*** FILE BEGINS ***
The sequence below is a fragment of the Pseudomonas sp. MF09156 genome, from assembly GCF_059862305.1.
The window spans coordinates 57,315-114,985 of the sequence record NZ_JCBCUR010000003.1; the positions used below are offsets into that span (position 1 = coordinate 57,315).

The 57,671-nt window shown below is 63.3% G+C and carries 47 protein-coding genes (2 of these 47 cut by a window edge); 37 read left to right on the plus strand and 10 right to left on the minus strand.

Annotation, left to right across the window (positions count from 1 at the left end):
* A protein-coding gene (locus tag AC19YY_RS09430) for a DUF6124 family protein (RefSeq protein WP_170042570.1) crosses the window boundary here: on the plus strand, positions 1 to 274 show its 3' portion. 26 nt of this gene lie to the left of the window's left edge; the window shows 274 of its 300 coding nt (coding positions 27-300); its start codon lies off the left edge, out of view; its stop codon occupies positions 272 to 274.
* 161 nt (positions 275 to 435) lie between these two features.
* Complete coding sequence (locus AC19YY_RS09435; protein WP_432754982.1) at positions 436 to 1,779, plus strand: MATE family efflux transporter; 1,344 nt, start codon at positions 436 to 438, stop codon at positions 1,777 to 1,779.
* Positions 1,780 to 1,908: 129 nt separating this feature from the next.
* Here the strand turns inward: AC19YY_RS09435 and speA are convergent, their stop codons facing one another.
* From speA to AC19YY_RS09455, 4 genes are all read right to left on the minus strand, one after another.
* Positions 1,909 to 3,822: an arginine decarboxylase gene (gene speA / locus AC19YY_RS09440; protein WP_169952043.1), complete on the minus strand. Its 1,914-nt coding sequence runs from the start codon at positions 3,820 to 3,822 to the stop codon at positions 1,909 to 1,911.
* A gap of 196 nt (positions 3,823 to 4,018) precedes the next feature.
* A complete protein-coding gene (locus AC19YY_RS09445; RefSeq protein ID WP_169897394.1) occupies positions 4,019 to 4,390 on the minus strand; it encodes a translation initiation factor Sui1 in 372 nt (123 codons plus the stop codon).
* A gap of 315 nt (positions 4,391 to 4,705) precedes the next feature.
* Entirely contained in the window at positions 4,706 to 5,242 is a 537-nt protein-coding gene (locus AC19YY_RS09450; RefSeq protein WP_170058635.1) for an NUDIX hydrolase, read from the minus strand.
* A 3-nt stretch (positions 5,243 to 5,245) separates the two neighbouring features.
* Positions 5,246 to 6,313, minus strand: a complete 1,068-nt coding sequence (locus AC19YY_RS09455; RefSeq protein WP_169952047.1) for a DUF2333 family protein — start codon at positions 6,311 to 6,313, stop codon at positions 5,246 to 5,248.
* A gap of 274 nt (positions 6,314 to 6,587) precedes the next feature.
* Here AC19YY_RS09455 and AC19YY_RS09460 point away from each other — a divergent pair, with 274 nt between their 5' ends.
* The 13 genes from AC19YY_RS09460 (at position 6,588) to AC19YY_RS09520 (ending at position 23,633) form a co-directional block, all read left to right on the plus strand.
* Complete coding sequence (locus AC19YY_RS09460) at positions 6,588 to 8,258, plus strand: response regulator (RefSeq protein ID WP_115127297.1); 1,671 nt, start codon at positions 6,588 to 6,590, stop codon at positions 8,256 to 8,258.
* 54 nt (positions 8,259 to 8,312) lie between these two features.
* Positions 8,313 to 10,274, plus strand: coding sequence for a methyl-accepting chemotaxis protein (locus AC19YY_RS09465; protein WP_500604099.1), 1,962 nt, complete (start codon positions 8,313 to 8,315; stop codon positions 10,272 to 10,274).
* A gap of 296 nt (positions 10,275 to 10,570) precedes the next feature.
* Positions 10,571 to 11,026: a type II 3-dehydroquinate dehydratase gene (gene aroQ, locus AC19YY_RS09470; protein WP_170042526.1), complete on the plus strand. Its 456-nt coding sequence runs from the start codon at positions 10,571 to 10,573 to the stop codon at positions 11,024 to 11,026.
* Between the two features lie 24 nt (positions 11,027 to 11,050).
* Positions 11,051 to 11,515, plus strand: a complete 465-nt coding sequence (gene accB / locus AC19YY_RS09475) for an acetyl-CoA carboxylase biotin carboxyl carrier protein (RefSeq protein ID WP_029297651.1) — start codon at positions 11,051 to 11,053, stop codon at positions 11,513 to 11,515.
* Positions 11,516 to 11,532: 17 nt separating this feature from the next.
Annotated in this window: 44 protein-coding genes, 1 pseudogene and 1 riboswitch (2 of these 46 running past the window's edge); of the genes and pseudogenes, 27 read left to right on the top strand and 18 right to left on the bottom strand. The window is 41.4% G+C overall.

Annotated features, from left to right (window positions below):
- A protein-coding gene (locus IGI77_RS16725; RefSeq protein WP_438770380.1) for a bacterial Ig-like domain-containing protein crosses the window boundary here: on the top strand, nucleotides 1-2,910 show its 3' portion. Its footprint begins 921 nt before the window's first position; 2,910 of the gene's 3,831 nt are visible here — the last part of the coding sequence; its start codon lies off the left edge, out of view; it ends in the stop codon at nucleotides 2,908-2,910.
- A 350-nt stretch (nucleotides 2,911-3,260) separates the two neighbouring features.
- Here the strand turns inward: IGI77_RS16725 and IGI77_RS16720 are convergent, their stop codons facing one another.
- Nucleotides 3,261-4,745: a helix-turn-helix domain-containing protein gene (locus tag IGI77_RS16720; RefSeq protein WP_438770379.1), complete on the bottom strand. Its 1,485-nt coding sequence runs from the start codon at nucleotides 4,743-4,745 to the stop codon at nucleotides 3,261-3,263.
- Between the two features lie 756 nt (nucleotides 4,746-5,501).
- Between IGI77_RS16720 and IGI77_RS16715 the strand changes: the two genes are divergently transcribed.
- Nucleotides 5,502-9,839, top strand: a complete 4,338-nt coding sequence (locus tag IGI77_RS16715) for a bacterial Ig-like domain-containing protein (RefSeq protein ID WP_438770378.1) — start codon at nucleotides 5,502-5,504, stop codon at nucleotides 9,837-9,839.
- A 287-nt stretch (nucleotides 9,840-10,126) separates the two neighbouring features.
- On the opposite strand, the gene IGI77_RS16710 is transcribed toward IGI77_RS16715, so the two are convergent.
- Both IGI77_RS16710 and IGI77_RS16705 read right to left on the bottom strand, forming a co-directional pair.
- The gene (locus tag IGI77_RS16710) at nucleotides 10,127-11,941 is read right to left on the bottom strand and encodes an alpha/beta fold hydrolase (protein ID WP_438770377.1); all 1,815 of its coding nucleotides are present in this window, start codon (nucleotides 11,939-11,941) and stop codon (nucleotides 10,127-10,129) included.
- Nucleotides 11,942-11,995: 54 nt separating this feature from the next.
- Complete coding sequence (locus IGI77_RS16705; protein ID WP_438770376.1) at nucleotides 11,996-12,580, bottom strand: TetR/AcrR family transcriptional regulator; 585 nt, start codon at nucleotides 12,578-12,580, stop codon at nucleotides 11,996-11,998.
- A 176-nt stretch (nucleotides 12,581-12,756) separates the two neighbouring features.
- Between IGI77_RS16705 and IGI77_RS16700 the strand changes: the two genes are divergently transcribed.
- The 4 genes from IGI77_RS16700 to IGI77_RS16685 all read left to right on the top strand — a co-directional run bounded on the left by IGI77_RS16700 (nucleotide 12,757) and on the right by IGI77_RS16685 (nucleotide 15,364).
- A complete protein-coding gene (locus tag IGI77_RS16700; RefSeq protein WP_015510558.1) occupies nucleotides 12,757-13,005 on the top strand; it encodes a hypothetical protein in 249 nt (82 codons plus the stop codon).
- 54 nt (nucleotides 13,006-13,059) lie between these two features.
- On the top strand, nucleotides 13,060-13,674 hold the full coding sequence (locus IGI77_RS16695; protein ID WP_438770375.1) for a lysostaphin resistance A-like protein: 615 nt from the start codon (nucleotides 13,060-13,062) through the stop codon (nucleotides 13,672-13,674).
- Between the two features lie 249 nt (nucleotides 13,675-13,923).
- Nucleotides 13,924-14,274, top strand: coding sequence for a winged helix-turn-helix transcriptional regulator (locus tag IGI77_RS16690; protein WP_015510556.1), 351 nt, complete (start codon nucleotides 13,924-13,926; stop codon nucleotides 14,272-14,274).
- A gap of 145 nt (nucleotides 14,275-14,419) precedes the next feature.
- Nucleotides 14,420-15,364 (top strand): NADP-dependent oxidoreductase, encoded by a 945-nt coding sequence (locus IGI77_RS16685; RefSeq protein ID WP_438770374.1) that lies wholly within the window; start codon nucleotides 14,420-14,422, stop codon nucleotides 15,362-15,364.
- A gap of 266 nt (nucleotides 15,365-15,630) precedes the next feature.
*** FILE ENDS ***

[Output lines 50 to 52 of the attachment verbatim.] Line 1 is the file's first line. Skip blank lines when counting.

- Between the two features lie 249 nt (nucleotides 13,675-13,923).
- Nucleotides 13,924-14,274, top strand: coding sequence for a winged helix-turn-helix transcriptional regulator (locus tag IGI77_RS16690; protein WP_015510556.1), 351 nt, complete (start codon nucleotides 13,924-13,926; stop codon nucleotides 14,272-14,274).
- A gap of 145 nt (nucleotides 14,275-14,419) precedes the next feature.